Husserl’s thought was revolutionary in several ways, most notably in his distinction between “natural” and “phenomenological” modes of understanding. In the former, sense-perception when it corresponds with the material realm constitutes known reality, and understanding is premised on the accuracy of the perception and the objective knowability of what can be called the “real world.” Phenomenological understanding strives to be rigorously “presuppositionless” by means of what Husserl calls “phenomenological reduction.” This reduction is not conditioned but rather transcendental: in Husserl’s terms, pure consciousness of absolute Being. In Husserl’s work, consciousness of any given thing calls for discerning its meaning as an “intentional object.” Such an object does not simply strike the senses, to be interpreted or misinterpreted by mental reason; it has already been selected and grasped, grasping being an etymological connotation, of the Latin percipere, the root of “perceive.”

In Logical Investigations (1900/1901) and Experience and Judgment (1939), Husserl expressed clearly the difference between meaning and object by talking about several different kinds of names for things. For example, there are names that have the role of properties that uniquely identify an object. Each of these names expresses a meaning and designates the same object. Examples of this are “the victor at the battle of Jena” and “the loser at the battle of Waterloo,” or “the equilateral triangle” and “the equiangular triangle.”  In both cases, both names express different meanings, but designate the same object. A classic linguistic puzzle arises from the fact that what used to be called the morning star and the evening star – two different names, with two different meanings – refer to the same object: the planet Venus. There are names which have no meaning, but have the role of designating an object: “Aristotle,” “Socrates,” and so on. Finally, there are names which designate a variety of objects (e.g. table, chair, rock). These are called “universal names.” Their meaning is a “concept” and refers to a series of objects (the extension of the concept). The way we know perceivable (sensible) objects he called “sensible intuition.”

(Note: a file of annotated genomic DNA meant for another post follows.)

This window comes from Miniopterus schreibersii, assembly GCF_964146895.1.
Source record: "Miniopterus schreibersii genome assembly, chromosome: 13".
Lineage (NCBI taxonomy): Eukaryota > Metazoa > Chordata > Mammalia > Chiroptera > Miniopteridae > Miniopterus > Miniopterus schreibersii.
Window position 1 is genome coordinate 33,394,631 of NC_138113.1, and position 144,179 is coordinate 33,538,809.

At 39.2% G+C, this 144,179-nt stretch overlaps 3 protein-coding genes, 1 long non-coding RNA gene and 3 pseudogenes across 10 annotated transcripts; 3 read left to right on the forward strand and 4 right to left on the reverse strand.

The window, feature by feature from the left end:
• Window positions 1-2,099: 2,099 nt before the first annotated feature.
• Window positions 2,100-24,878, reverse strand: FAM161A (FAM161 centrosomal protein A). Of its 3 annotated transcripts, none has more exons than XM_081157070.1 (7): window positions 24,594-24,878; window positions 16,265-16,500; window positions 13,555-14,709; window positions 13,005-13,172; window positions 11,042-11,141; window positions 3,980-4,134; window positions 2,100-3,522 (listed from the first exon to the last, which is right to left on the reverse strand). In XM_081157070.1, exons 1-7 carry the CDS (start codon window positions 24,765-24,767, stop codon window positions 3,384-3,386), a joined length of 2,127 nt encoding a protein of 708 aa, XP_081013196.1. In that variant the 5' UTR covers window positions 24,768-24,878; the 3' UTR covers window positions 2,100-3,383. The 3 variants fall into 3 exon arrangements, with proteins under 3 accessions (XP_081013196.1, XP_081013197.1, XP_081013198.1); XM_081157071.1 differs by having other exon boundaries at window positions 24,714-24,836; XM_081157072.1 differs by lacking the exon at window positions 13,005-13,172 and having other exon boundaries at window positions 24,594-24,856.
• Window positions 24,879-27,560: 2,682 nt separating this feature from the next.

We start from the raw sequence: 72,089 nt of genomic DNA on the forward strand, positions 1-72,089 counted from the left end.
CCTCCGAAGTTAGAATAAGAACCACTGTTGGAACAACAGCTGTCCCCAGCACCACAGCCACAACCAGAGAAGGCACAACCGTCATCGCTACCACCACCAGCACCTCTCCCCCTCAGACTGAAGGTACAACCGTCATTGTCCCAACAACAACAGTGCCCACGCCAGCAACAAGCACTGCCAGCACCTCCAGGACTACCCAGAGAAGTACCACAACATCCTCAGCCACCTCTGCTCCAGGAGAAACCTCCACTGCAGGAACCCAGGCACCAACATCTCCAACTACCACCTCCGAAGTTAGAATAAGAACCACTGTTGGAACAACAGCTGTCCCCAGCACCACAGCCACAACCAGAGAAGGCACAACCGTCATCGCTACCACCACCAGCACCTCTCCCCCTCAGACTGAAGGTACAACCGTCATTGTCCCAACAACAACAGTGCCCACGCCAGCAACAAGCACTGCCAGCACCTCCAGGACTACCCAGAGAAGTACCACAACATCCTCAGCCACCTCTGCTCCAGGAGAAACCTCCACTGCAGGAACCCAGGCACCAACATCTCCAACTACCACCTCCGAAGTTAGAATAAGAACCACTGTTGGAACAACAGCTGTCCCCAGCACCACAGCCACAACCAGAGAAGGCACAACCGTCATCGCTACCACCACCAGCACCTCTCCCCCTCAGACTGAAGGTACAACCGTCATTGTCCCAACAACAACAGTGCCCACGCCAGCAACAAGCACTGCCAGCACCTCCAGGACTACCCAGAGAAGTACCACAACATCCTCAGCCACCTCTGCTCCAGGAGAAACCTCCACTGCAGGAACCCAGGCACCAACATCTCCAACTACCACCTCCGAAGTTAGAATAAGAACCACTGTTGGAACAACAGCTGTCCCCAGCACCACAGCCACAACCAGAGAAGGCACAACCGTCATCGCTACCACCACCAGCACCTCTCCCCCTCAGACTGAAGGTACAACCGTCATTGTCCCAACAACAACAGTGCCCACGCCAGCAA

Husserl also identifies a series of “formal words” which are necessary to form sentences and have no sensible correlates, such as, “a”, “the”, “and”, “however”, “under”, “two”, “group”, and so on. Every sentence must contain formal words to designate what Husserl calls “formal categories.” There are two kinds of categories: meaning categories and formal-ontological categories. Meaning categories concern judgments; they include forms of conjunction, disjunction, forms of plural, among others. Formal-ontological categories concern objects and include notions such as set, cardinal number, ordinal number, part and whole, relation, and so on. The way we know these categories is through a faculty of understanding called “categorial intuition.”

I’ll leave it at that. If you know any philosophy, chances are you know this stuff already, and if you don’t know it, chances are that you don’t care. I get fixated on these ways of thinking because my garbage mind wants to pull together disparate ways of thinking into one vision. Probably hubristic of me. If you want to view the world through one lens only, I wish you all the best. I don’t. When I see a star, I want to think of it in terms of physics, theology, art, philosophy, psychology, astrology etc. All these avenues teach me something, and they can all come together if we allow them to. It is conceivable to me that a grand synthesis of ideas is within our grasp, but we have to work in that direction. Why do you think I write this blog which combines everything under the sun?

Česnečka is a well-known garlic soup from Husserl’s Moravia, now found widely throughout the region. It always involves heavy use of garlic in broth with potatoes, and can be spiced with caraway, marjoram or cumin. You can also add a local cheese, Olomoucké tvarůžky. It is a ripened soft cheese with very low fat content, pungent taste and strong odor. Dishes containing this cheese can usually be recognized by the word Loštické in their names, such as Loštická česnečka. You’ll need some breath mints afterwards. A mouth smelling of garlic soup and Moravian cheese will fell an ox.



1 head garlic, peeled and minced
1 cup diced white onion
2 cups peeled and chopped potato
2 tbsp butter
4 cups broth (beef or chicken)
3 tbsp fresh marjoram leaves
2 bay leaves
fried bread croutons
Moravian cheese (optional)


Melt the butter over medium heat in a heavy saucepan and add the potatoes. Stir the potatoes often and let them turn color slightly. Then add the onions and cook until translucent. Add the garlic and stir well, so that all the ingredients are mixed well. Add the broth, marjoram and bay leaves, and season with salt to taste. Bring to a simmer and cook until the potatoes are as soft as you like them.